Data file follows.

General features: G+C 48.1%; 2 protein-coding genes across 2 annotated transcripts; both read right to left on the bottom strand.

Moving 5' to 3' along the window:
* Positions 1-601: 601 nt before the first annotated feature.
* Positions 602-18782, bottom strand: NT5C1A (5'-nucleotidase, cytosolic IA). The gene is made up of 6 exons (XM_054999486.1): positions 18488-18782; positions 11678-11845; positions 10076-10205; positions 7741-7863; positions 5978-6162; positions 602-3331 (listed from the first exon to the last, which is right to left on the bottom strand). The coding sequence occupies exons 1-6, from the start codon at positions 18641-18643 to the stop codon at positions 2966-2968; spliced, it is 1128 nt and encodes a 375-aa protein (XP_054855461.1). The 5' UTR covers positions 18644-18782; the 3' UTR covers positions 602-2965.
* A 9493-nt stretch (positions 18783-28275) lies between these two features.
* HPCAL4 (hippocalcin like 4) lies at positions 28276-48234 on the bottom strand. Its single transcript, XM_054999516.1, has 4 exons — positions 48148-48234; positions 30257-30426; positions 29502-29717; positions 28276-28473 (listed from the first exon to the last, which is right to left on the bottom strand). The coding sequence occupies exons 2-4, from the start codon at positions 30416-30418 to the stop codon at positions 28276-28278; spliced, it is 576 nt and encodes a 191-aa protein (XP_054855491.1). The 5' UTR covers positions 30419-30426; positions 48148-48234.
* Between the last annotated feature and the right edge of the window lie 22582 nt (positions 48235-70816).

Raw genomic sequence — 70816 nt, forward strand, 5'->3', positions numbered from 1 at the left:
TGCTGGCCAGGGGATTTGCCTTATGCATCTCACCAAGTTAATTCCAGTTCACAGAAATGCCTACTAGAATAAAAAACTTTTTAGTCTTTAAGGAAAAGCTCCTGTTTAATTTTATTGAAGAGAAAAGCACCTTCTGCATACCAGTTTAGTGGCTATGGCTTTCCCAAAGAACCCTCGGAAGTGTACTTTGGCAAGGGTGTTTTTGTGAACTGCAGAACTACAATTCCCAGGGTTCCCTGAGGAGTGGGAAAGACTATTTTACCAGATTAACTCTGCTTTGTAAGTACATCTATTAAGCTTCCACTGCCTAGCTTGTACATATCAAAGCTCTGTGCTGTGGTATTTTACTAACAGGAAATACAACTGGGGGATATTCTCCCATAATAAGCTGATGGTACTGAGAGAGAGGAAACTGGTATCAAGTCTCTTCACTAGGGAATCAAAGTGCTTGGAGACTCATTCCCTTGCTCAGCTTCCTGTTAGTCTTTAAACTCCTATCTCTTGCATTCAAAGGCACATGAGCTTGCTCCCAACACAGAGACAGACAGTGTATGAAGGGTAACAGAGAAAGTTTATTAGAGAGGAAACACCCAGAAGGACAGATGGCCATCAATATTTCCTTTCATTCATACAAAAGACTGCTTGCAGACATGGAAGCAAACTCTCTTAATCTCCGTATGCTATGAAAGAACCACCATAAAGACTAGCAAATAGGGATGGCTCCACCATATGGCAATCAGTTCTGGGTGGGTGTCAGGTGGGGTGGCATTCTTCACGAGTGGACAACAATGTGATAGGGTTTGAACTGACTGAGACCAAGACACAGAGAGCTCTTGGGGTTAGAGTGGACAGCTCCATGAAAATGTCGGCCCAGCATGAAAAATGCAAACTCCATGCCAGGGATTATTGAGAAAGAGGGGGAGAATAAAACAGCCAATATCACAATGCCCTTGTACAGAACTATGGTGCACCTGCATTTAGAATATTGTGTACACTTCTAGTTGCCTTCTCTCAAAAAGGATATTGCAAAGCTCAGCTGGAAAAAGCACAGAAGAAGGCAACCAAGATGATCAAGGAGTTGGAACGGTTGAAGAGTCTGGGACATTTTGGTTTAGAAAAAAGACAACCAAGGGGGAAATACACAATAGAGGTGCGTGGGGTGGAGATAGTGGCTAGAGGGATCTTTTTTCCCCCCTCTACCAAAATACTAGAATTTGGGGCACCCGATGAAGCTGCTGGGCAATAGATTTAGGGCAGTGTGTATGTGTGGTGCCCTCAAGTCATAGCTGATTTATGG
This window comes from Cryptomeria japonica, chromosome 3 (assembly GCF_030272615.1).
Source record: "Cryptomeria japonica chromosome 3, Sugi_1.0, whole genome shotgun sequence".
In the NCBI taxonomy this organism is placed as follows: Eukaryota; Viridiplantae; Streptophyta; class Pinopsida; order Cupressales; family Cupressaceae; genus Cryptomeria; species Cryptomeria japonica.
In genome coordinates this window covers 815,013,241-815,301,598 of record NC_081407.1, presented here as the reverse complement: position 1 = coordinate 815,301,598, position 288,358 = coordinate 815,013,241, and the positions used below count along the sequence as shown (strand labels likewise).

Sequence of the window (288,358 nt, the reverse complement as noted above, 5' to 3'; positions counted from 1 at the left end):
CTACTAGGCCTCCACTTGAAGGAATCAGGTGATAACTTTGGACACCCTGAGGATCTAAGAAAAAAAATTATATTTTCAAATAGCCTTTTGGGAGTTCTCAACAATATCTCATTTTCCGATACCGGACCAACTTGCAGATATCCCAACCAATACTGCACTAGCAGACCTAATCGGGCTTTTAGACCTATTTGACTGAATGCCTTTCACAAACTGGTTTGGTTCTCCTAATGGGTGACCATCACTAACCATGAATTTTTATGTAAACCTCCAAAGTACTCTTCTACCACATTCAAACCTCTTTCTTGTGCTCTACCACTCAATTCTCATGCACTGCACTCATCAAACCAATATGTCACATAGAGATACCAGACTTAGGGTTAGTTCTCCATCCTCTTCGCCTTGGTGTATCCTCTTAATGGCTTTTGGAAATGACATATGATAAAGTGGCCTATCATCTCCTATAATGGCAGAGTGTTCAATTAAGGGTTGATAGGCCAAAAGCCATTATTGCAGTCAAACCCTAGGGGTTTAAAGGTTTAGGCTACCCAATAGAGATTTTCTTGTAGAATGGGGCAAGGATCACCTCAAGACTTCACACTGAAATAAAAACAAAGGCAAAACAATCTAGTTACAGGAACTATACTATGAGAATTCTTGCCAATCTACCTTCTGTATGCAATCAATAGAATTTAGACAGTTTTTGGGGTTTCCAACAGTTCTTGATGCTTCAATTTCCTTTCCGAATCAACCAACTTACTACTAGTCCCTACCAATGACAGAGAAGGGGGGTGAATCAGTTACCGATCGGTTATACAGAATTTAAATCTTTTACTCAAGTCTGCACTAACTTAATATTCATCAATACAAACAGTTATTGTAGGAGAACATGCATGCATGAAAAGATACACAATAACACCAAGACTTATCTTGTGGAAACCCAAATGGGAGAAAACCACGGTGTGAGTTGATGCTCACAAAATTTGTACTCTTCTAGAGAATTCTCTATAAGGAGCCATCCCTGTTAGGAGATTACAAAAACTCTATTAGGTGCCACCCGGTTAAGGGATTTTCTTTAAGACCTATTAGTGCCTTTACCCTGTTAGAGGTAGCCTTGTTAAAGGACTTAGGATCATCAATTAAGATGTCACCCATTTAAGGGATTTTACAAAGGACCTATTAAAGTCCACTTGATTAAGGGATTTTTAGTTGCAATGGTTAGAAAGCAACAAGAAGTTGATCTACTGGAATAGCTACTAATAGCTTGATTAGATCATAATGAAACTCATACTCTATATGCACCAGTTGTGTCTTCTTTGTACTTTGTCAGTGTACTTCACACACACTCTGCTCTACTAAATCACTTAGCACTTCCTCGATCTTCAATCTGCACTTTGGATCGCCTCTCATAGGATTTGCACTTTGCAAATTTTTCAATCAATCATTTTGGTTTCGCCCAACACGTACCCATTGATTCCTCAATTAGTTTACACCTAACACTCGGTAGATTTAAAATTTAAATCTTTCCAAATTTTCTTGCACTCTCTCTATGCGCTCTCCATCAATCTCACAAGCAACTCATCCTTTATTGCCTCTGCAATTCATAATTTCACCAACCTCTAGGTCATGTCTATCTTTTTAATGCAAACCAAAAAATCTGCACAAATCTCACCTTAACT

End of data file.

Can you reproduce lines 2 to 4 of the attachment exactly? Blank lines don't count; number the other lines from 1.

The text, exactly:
Moving 5' to 3' along the window:
* Positions 1-601: 601 nt before the first annotated feature.
* Positions 602-18782, bottom strand: NT5C1A (5'-nucleotidase, cytosolic IA). The gene is made up of 6 exons (XM_054999486.1): positions 18488-18782; positions 11678-11845; positions 10076-10205; positions 7741-7863; positions 5978-6162; positions 602-3331 (listed from the first exon to the last, which is right to left on the bottom strand). The coding sequence occupies exons 1-6, from the start codon at positions 18641-18643 to the stop codon at positions 2966-2968; spliced, it is 1128 nt and encodes a 375-aa protein (XP_054855461.1). The 5' UTR covers positions 18644-18782; the 3' UTR covers positions 602-2965.